Mango is called the king of fruits, equally valued in India and Hawaii. Its sweetness is sometimes used as a metaphor for spiritual bliss.
Saffron (from the Crocus sativus flower) is an orange-yellow spice highly valued by Indian chefs.
Jasmine flowers are amazingly fragrant and thus given often as offerings to Siva.
The anjali mudra is a gesture denoting reverence and respect. Also called pranamanjali. A gesture of greeting, in which the two palms are held gently together and slightly cupped.
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The Rig Veda is being scribed on a palm leaf using a metal stylus. The first and oldest of the four Veda corpora of revealed scriptures (Sruti), including a hymn collection (Samhita), priestly explanatory manuals (Brahmanas), forest treatises (Aranyakas) elaborating on the Vedic rites, and philosophical dialogs (Upanishads). Like the other Vedas, the Rig Veda was brought to Earth consciousness not all at once, but gradually, over a period of perhaps several thousand years. The oldest and core portion is the Samhita, believed to date back, in its oral form, as far as 8,000 years, and to have been written down in archaic Sanskrit some 3,000 years ago. It consists of more than 10,000 verses, averaging three or four lines (riks), forming 1,028 hymns (suktas), organized in ten books called mandalas. It embodies prayerful hymns of praise and invocation to the Divinities of nature and to the One Divine.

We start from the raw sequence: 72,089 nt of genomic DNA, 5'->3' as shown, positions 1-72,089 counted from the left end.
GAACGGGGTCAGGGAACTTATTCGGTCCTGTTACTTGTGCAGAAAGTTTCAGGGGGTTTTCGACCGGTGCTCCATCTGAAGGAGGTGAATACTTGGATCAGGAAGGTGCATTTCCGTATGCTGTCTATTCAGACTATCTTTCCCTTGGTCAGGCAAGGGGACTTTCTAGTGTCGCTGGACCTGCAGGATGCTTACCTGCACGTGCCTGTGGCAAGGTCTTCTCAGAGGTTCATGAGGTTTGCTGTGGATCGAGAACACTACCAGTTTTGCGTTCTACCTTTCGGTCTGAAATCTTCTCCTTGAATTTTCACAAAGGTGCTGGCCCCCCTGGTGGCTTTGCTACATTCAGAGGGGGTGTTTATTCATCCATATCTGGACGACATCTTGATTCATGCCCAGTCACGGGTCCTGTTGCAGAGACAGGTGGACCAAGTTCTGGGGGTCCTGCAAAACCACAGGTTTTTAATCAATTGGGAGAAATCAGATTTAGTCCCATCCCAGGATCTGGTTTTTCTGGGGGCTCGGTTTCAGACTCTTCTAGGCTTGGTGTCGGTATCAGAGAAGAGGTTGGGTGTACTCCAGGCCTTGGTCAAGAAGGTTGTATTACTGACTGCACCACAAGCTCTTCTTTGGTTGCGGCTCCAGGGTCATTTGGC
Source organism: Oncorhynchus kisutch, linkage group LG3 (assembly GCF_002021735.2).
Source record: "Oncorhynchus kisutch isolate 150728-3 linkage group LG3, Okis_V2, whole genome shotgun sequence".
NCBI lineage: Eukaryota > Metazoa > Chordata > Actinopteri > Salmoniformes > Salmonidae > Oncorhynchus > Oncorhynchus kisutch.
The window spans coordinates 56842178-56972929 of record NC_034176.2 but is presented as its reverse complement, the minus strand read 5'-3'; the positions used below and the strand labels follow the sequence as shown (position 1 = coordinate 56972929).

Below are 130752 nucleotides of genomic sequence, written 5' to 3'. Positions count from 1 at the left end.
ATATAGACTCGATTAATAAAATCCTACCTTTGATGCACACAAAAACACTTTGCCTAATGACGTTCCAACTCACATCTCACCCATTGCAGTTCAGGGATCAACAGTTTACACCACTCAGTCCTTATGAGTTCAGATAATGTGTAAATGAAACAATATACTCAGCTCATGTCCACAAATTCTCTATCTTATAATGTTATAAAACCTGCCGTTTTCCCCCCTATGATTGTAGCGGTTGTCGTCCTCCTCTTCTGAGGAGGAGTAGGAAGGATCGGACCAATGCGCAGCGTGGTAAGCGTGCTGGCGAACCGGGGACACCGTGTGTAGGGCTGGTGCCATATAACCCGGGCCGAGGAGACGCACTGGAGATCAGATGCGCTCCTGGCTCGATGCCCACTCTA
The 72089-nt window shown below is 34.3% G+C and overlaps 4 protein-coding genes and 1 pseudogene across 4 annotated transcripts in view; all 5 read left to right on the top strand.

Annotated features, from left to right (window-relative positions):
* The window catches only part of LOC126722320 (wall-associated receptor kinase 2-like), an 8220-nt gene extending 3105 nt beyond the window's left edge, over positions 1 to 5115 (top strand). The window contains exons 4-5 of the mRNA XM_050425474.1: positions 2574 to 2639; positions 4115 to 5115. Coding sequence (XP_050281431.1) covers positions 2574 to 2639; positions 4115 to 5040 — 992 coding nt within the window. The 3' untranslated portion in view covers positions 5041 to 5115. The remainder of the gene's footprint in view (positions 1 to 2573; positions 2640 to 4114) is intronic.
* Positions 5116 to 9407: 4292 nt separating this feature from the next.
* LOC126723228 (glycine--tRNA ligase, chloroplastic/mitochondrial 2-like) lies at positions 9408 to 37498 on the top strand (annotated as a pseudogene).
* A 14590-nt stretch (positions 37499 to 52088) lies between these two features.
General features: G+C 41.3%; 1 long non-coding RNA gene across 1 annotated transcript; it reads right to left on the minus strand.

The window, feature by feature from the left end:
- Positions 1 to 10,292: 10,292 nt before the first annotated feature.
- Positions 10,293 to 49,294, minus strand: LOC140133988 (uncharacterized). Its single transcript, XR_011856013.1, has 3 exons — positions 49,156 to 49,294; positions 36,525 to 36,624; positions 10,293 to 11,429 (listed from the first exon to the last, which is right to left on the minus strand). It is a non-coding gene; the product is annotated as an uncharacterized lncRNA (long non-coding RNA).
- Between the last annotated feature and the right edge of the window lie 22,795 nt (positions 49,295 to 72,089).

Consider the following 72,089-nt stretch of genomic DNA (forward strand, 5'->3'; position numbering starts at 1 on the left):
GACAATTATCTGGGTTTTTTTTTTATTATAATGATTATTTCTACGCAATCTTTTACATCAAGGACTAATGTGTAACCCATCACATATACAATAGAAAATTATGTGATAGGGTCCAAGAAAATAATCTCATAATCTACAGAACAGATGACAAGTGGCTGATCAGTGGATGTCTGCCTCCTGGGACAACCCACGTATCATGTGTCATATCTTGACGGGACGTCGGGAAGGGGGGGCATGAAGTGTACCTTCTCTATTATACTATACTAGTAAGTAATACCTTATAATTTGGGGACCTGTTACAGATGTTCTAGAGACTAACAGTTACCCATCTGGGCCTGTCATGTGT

Sama Veda or “Song of wisdom” is the third of the four Vedas, represented here as ola leaves on which chants are scribed. Ninety percent of its 1,875 stanzas are derived from the Rig Veda. It is a collection of hymns specially arranged and notated for chanting with a distinctive melody and cadence by the Udgata priests during yajna, fire ceremony, together with stanzas from the Yajur Veda. This Veda represents the oldest known form of Indian music.
Yajur Veda, or “wisdom of sacrificial formulas,” is one of the four bodies of revelatory texts called Vedas (Rig, Sama, Yajur and Atharva). When used alone, the term Yajur Veda generally refers to this Vedas’ central and oldest portion—the Samhita, “hymn collection.”
Arthava Veda, from Atharva, the name of the rishi said to have compiled this fourth Veda. It is shown here as a collection of palm-leaf books. The Atharva consists of 20 books and 720 hymns. Considered the last Veda recorded, it consists of mostly original hymns (rather than replications from the Rig Veda). In recognition of its abundant magical charms and spells, it is known as the Veda of prayer.
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The Mukhalinga is a Sivalinga on which the face of Siva is carved.
Kalari is a form of Siva slaying the demons of the mind with His trisula.
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